After all, as the ancient sages have often reminded us, "A correlation is not a cause." Who can know how much of this behavior would have occurred without alcohol? Unfortunately, as scientists remind us, it is impossible to find out, because there are apparently no colleges or universities in this country for which binge drinking is not a problem.

So until a university can be found where a controlled experiment can resolve once and for all whether alcohol is, in fact, a cause of this student misery and misdirection, it's best that higher education simply profit from it. After all, boys will be boys, and girls will be . . . well, girls will be abused. That's just the way it is.

With legislatures rapidly turning "public" universities into private universities, the money has to come from somewhere. This leaves public universities with two urgent missions: (1) to create the appearance of making modest reductions in what will be, of course, the ever-escalating rate of increases in students' tuition, while simultaneously (2) obtaining the revenue necessary to provide the essential and deserved immodest increases in administrators' income.

For more on the subject, see "UI's Alcohol Problem: Many Solutions, Little Will; Alcohol Back in the News? No, Always in the News," December 16,2009 (with links to 31 additional prior blog entries on the subject).

Here are some additional things to look for in the excerpts from the Register's story, below:

(1) Responsibility Matters. The two words "Responsibility Matters," to be included in the advertising designed to increase beer consumption and corporate profits, apparently were shrewdly slipped by the Anheuser-Busch lawyers. As everyone knows, and UI President Mason confirms (near the end of the following excerpts), there must be a body of literature somewhere regarding the impact of this very powerful phrase on excessive consumption of alcohol.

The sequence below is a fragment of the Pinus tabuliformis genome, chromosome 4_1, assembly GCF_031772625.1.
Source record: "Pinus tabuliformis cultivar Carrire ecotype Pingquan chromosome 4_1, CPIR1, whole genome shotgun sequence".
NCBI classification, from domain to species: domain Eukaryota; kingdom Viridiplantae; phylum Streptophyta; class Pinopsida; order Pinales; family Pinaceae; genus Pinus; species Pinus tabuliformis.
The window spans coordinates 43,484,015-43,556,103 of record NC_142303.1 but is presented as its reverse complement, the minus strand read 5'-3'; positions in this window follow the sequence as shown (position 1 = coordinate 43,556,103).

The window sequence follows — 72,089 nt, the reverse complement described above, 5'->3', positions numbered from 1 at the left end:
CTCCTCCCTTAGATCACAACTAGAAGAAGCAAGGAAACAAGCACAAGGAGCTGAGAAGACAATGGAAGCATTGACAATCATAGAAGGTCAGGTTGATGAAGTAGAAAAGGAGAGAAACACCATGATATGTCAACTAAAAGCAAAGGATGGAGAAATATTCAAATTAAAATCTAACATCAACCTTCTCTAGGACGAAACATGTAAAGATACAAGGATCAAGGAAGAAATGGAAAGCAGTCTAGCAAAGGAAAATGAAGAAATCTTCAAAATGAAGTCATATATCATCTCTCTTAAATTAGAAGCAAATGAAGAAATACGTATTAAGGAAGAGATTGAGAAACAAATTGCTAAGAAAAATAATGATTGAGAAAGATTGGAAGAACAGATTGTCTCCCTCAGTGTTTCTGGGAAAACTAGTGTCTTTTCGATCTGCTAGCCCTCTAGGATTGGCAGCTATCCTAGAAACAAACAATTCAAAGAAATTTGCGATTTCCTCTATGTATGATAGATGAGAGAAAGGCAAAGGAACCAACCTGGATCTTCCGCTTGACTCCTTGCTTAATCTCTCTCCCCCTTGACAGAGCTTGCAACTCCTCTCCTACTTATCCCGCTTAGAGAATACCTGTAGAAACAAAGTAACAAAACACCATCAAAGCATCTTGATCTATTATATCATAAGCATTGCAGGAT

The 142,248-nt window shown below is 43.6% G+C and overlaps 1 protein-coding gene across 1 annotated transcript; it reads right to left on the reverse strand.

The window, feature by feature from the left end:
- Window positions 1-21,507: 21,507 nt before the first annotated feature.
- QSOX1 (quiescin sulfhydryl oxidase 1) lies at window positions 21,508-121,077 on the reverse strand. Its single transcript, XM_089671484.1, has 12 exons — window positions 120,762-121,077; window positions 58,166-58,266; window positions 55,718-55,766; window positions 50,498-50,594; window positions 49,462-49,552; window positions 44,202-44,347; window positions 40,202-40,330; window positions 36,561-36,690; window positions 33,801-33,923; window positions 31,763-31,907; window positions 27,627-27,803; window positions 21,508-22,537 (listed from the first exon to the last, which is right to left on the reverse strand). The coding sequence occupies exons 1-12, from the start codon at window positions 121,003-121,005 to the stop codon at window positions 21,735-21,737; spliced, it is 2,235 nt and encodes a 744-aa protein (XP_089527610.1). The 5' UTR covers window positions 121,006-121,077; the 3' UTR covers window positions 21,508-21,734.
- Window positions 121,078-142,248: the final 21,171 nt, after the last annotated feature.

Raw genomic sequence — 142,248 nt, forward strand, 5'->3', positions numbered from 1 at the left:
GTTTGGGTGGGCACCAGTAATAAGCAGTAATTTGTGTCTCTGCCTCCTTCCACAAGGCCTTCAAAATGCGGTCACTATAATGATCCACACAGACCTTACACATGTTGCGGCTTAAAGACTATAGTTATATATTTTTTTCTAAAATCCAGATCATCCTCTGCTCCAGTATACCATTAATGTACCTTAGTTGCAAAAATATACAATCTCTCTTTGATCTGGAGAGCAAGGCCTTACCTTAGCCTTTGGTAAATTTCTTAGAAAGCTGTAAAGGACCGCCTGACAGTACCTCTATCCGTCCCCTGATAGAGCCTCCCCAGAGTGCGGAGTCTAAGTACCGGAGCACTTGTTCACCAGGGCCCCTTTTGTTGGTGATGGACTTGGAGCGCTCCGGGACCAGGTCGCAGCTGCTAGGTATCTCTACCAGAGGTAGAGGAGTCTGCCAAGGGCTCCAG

Apparently, the following scenario is not uncommon. Imagine a college-age binge drinker, having consumed three servings of beer in short order on his way to the definitional five (for "binge drinking"). When his eye catches one of the numerous signs advertising Budweiser beer, and he sees those two very powerful words, "responsibility matters," he immediately stops drinking, abandons his goal, and apologizes for his earlier boorish behavior. Who would have guessed? But you can't argue with science.

I have earlier written, "Telling officials always to TIF 'prudently' has proved as effective as liquor companies’ TV commercials, urging University of Iowa binge-drinking students always to 'drink responsibly.'" Nicholas Johnson, "Making a 'Prudent TIF' More Than an Oxymoron," Iowa City Press-Citizen, November 29, 2011, p. A7, embedded in "TIF Impact Statements," November 29, 2011.

Apparently I was wrong about that. However imprudent most TIFs turn out to be, "drink responsibly" or "responsibility matters," really do have a powerful impact on what would otherwise be college students' binge drinking. I now apologize for the inaccurate analogy to "TIF prudently," which as we all know has no effect on public officials whatsoever.